DesalData Weekly - October 16th, 2018

Posted 16 October, 2018 by Mandy

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The Tobruk desalination plant, Libya. Credit:

PHILLIPPINES – The government of Davao Oriental province has proposed using seawater desalination to help the region’s coconut farmers as their plantations suffer the effects of extremely hot weather. 

Davao Oriental’s proximity to the Pacific, and the farmers’ reliance on salt as a fertilizer, suggest that desalination could be a viable option. If the national government supports the plan to establish a desalination plant in the province, it is likely that coconut farmers will spend less on salt importation and benefit from a more dependable harvest.[1] 


LIBYA – The production capacity of the Tobruk desalination plant has halved due to a shortage of the chemical materials necessary for its operation. According to officials, the facility is almost out of supplies and staff are working day and night to prevent the plant from shutting down.

The plant is Tobruk’s only source of water and measures are already underway to prevent the serious consequences that would result from its failure. A shipment of chemicals was expected to arrive at the port of Benghazi in late September to resupply Tobruk, as well as the plants at Al-Marj and Derna, securing water supplies in the region.[2]


GHANA – The Ghana Water Company Limited (GWCL) has been ordered by the Public Utilities Regulatory Commission (PURC) to reduce tariffs by 10.08% for all customers after failing to comply with tariff decisions and regulatory directives relating to the Teshie desalination plant. Contrary to PURC orders, GWCL has refused to operate the plant whilst the terms of a new procurement contract are negotiated, but has been charging for its running costs nonetheless. According to a PURC statement, the 10% tariff reduction represents the ‘component of costs’ for the plant. The five months tariff income GWCL ‘unfairly over-recovered’ between 15 March and 15 September 2018 will be refunded to customers via an additional 1.41% tariff reduction applied between 16 September and 31 December 2018 (with a total value of around GHc 14.1 million or USD 2.9 million).[3]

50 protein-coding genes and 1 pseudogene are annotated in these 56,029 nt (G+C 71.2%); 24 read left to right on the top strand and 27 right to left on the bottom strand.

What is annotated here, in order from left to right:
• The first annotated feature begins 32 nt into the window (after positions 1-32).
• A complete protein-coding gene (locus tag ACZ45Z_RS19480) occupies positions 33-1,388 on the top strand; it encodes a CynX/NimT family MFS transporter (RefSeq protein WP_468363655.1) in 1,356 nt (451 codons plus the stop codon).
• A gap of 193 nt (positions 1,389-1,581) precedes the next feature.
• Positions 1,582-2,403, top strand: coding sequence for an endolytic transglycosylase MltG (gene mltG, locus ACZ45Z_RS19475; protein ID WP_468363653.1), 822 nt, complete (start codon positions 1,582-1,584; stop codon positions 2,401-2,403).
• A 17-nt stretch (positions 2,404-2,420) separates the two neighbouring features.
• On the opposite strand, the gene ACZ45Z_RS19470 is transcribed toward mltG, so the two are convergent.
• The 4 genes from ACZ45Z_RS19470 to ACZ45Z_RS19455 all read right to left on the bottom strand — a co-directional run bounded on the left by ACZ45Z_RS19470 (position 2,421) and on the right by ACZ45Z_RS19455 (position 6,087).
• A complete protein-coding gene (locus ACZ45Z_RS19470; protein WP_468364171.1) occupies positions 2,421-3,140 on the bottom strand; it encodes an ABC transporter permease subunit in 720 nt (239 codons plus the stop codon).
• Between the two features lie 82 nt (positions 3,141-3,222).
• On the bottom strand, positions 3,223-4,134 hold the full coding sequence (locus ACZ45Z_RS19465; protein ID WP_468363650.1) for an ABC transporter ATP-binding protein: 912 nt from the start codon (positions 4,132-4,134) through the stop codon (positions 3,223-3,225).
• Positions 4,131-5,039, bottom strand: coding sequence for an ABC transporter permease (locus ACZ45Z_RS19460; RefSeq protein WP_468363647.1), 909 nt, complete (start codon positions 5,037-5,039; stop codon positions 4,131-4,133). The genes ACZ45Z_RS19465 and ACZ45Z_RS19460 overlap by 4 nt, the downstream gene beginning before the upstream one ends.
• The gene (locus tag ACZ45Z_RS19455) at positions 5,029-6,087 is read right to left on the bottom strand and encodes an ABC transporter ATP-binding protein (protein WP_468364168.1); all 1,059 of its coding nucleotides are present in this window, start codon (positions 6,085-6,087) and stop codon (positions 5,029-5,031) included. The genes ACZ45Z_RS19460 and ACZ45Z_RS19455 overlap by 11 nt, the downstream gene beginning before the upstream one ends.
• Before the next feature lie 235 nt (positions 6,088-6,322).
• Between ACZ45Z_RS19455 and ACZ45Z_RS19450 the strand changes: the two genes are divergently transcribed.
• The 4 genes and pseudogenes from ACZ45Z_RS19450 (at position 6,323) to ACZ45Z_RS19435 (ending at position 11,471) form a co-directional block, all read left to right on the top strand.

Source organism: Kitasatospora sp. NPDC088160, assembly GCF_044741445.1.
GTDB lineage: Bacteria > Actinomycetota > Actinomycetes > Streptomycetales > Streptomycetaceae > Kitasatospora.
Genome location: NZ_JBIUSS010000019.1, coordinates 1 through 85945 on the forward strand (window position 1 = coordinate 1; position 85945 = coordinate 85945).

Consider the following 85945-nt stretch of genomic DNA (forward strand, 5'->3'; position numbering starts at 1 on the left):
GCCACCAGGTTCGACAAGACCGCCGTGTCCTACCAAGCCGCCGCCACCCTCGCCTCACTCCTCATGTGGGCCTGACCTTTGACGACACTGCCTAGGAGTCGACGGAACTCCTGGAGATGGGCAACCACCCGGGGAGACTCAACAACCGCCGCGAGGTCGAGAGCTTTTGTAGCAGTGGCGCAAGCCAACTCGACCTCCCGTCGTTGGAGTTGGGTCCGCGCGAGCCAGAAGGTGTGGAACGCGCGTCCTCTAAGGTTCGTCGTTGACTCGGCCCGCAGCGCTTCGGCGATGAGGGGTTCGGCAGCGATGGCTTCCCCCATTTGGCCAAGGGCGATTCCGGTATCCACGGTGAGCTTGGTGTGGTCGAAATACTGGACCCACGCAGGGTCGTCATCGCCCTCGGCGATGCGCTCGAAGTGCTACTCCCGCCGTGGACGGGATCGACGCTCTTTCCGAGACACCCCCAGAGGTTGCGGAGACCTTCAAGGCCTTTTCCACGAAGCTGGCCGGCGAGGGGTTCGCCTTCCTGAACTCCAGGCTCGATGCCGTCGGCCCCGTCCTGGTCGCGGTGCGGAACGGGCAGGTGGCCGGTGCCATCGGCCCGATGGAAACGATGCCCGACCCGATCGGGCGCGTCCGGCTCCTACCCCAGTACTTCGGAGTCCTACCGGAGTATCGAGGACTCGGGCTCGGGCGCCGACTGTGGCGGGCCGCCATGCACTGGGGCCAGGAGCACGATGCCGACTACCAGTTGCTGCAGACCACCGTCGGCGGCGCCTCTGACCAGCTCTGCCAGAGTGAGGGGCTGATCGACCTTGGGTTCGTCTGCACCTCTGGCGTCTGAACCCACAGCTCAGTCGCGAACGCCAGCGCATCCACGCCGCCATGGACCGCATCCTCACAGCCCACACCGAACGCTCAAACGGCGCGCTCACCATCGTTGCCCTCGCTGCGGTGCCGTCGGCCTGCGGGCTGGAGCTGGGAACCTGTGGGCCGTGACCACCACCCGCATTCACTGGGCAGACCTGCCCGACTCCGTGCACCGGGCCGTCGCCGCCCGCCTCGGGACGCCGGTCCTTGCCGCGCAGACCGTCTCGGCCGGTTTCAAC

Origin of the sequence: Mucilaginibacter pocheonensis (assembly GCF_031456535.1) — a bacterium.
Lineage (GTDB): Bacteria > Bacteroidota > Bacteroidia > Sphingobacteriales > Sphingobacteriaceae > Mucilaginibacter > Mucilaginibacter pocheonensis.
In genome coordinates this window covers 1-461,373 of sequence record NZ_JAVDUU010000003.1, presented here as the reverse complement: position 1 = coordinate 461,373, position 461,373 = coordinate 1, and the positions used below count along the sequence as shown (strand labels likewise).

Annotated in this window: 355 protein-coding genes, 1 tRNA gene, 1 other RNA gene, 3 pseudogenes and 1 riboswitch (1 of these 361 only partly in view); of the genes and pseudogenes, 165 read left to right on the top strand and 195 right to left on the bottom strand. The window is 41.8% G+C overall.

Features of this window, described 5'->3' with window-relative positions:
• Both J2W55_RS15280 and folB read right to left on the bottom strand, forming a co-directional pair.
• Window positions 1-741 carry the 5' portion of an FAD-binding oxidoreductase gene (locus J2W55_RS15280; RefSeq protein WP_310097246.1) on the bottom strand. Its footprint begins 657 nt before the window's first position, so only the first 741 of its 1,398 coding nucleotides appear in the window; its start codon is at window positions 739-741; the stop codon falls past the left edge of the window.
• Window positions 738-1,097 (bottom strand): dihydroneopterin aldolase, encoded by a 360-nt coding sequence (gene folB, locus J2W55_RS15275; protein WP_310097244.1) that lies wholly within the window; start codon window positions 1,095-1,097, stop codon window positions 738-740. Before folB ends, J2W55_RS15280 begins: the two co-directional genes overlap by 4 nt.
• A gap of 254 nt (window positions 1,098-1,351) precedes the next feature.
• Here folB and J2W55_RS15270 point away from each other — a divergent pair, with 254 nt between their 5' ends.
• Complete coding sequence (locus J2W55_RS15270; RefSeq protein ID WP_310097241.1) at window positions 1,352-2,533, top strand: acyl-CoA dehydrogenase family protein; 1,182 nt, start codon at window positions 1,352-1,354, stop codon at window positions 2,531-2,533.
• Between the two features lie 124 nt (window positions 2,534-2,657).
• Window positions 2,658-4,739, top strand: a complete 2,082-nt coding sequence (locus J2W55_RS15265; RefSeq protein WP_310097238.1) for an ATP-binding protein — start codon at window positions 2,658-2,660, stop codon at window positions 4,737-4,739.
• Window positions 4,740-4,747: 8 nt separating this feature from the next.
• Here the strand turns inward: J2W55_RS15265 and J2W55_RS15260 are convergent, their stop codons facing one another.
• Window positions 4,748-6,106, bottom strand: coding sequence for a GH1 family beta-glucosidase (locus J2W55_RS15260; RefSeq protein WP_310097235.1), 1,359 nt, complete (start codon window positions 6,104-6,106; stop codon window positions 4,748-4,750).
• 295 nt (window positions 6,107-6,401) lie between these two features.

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The Teshie desalination plant during construction, Ghana. Credit:


USA – The Bureau of Reclamation has announced funding opportunities as part of its Desalination and Water Purification Research (DWPR) Program 2019.  A maximum of $150,000 of funding is available for laboratory scale projects proposing novel processes, materials, or process modifications. Pilot scale projects can receive up to $400,000 per proposal; with $200,000 being made available in the first year and $200,000 reserved for testing finalisation, modifications, and evaluation during an optional second year.

Private industry, universities, water utilities, and other research sponsors are invited to apply for the funding. Proposed projects must support DWPR’s goals of increasing water supply by reducing the cost, energy consumption, and environmental impacts of water treatment. The submission deadline is 13 December.[4]








[1] Gilford A. Doquila “Water desalination eyed for coco farmers”,, Sep 13, 2018.  < > accessed Sep 22, 2018.

[2] Safa Alharathy “Tobruk desalination plant warns to shut down due to lack of supplies”,, Sep 12, 2018.  <> accessed Sep 22, 2018.

[3] “PURC orders 10% reduction of water tariffs”,, Sep 16, 2018.  <> accessed Sep 22, 2018.

[4] “Bureau of Reclamation launches funding opportunity for 2019 Desalination and Water Purification Research Program”,, Sep 12, 2018.  <> accessed Sep 22, 2018.


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